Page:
first_aidFIRST AID  

When providing seizure first aid for generalized tonic clonic (grand mal) seizures, these are the key things to remember:

  • Keep calm and reassure other people who may be nearby.
  • Don't hold the person down or try to stop his movements.
  • Time the seizure with your watch.
  • Clear the area around the person of anything hard or sharp.
  • Loosen ties or anything around the neck that may make breathing difficult.
  • Put something flat and soft, like a folded jacket, under the head.
  • Turn him or her gently onto one side. This will help keep the airway clear.
  • Do not try to force the mouth open with any hard implement or with fingers. A person having a seizure CANNOT swallow his tongue. Efforts to hold the tongue down can injure teeth or jaw.
  • Don't attempt artificial respiration except in the unlikely event that a person does not start breathing again after the seizure has stopped.
  • Stay with the person until the seizure ends naturally.
  • Be friendly and reassuring as consciousness returns.
  • Offer to call a taxi, friend or relative to help the person get home if he seems confused or unable to get home by himself.

Is an Emergency Room Visit Needed?

When these conditions exist, immediate medical attention is necessary:

  • Diabetes
  • Brain infections
  • Heat exhaustion
  • Pregnancy
  • Poisoning
  • Hypoglycemia
  • High fever
  • Head injury

An un-complicated generalized tonic clonic (grand mal) seizure in someone who has epilepsy is not a medical emergency, even though it looks like one. It stops naturally after a few minutes without ill effects. The average person is able to continue about his business after a rest period, and may need only limited assistance, or no assistance at all, in getting home. In other circumstances, an ambulance should be called.

In a generalized tonic clonic seizure the whole brain is affecting from the beginning. In (a, at right) there is a cry and loss of consciousness, arms flex up then extend in (b) and remain rigid (the tonic phase) for a few seconds. A series of jerking movements take place (the clonic phase) as muscles contract and relax together. In (c) the jerking is slowing down and will eventually stop. In (d) the man has been placed on his side to aid breathing and to keep the airway clear.

During a generalized tonic-clonic seizure, the person suddenly falls to the ground and has a convulsive seizure. It is essential to protect him or her from injury. Cradle the head or place something soft under it, a towel or your hand, for example. Remove all dangerous objects. A bystander can do nothing to prevent or terminate an attack. At the end of the seizure, make sure the mouth is cleared of food and saliva by turning the person on his or her side to provide an open airway and allow fluids to drain. If the person assisting remains calm, the person having the seizure will be reassured when he or she regains consciousness.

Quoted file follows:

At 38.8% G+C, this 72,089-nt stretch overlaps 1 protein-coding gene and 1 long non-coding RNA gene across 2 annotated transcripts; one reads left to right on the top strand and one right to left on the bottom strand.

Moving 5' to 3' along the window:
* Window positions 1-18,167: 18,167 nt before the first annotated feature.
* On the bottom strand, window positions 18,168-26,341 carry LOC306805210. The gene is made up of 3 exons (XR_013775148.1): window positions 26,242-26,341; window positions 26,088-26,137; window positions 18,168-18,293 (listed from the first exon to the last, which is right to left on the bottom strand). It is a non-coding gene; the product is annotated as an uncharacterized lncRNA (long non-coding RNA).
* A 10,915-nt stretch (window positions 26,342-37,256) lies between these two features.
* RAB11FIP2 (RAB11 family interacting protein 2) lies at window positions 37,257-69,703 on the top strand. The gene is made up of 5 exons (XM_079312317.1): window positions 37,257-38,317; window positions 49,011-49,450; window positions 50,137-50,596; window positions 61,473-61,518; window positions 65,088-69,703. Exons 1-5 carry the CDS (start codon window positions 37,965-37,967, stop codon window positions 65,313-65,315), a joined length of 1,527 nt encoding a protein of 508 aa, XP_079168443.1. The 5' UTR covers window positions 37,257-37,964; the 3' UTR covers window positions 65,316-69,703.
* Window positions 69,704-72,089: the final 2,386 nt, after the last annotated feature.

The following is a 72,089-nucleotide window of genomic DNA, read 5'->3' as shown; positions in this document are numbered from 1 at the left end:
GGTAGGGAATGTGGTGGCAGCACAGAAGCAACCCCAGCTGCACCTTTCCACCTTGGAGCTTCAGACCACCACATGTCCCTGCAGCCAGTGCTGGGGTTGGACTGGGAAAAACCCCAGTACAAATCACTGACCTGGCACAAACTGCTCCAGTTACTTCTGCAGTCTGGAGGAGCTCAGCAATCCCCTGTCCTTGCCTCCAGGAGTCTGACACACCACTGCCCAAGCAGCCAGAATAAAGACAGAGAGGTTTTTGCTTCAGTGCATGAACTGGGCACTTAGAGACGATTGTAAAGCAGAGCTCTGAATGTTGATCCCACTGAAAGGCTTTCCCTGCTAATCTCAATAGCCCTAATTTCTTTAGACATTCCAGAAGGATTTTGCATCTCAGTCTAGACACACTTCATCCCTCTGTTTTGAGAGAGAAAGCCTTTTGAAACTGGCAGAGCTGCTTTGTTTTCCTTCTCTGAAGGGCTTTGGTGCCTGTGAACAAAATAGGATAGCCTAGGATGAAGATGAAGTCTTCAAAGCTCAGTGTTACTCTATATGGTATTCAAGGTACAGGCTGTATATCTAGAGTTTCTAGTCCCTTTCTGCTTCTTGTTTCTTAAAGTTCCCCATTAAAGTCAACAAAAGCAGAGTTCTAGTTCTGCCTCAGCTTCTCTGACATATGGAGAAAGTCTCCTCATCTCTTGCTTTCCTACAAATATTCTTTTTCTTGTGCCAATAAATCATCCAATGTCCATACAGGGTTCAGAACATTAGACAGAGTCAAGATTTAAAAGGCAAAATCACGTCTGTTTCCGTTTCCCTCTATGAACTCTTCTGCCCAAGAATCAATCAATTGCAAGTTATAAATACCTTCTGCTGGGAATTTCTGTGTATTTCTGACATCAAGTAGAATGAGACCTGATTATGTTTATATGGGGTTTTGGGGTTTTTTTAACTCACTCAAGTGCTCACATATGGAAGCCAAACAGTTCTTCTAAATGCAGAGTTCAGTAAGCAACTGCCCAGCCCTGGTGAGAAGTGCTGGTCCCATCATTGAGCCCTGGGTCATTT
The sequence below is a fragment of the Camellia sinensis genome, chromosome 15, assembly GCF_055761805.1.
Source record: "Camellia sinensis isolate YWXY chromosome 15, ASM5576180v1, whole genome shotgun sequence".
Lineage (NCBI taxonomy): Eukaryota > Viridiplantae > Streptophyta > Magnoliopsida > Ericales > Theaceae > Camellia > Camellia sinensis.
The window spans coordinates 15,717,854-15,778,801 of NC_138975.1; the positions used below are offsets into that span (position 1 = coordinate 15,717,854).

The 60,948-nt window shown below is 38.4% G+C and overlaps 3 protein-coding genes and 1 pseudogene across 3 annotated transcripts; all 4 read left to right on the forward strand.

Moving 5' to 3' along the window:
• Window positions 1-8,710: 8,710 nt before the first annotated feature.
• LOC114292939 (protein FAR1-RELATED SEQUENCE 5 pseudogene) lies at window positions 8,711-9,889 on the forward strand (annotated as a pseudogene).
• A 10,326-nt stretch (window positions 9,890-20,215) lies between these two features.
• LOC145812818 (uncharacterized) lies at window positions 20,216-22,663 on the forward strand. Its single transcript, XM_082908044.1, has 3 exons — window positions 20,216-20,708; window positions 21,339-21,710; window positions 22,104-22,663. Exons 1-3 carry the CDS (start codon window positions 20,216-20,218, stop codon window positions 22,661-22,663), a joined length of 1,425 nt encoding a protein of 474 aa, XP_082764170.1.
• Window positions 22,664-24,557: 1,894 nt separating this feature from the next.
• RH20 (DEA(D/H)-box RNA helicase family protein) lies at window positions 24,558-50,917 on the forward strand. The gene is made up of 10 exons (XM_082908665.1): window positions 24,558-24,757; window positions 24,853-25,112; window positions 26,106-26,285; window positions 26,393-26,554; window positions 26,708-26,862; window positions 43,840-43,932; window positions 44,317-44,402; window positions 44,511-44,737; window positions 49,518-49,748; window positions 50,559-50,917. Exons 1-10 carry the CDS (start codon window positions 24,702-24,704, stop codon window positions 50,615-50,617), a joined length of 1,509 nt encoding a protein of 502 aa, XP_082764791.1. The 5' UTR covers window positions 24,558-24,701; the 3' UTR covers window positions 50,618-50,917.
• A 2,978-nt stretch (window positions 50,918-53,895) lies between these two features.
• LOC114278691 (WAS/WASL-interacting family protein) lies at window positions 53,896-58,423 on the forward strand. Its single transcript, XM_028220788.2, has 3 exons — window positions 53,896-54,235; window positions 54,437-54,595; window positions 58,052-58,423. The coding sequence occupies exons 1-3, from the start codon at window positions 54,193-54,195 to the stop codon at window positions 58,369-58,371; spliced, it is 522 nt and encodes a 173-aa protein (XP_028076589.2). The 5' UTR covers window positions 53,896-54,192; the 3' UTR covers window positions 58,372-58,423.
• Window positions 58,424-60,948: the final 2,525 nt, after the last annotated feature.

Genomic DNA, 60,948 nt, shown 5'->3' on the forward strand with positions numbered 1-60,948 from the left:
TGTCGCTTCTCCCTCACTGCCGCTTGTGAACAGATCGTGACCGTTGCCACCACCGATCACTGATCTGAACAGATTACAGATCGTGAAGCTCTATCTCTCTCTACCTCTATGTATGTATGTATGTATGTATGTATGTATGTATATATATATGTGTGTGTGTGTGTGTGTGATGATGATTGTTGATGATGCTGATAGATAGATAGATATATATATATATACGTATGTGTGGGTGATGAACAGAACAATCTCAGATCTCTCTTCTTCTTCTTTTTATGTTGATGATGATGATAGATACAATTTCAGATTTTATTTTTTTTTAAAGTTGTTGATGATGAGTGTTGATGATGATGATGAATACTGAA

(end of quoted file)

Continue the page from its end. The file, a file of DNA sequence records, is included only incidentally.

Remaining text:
Breathing almost always resumes spontaneously after a convulsive seizure. Failure to resume breathing signals a complication of the seizure such as a blocked airway, heart attack or severe head or neck injury. In these unusual circumstances, CPR must start immediately. If repeated seizures occur, or if a single seizure lasts longer than five minutes, the person should be taken to a medical facility immediately. Prolonged or repeated seizures may suggest status epilepticus (nonstop seizures), which requires emergency medical treatment.

When providing seizure first aid for generalized tonic clonic (grand mal) seizures, these are the key things to remember:

  • Keep calm and reassure other people who may be nearby.
  • Don't hold the person down or try to stop his movements.
  • Time the seizure with your watch.
  • Clear the area around the person of anything hard or sharp.
  • Loosen ties or anything around the neck that may make breathing difficult.
  • Put something flat and soft, like a folded jacket, under the head.
  • Turn him or her gently onto one side. This will help keep the airway clear. Do not try to force the mouth open with any hard implement or with fingers. It is not true that a person having a seizure can swallow his tongue. Efforts to hold the tongue down can injure teeth or jaw.
  • Don't attempt artificial respiration except in the unlikely event that a person does not start breathing again after the seizure has stopped.
  • Stay with the person until the seizure ends naturally.
  • Be friendly and reassuring as consciousness returns.
  • Offer to call a taxi, friend or relative to help the person get home if he seems confused or unable to get home by himself.

 

FIRST AID FOR SPECIAL CIRCUMSTANCES:

1. Convulsions

2. Non-convulsions

3. Special Situations

4. Head Injury

5. Baby Sitters

6. Prolonged Seizures

7. Seniors

 

 

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The materials provided at this site are for informational purposes and are not intended for use as diagnosis or treatment of a health problem or as a substitute for consulting a licensed medical professional. Check with a physician if you suspect you are ill, or believe you may have one of the problems discussed on our website, as many problems and disease states may be serious and even life-threatening. Also note that while we frequently update our website's content, medical information changes rapidly.

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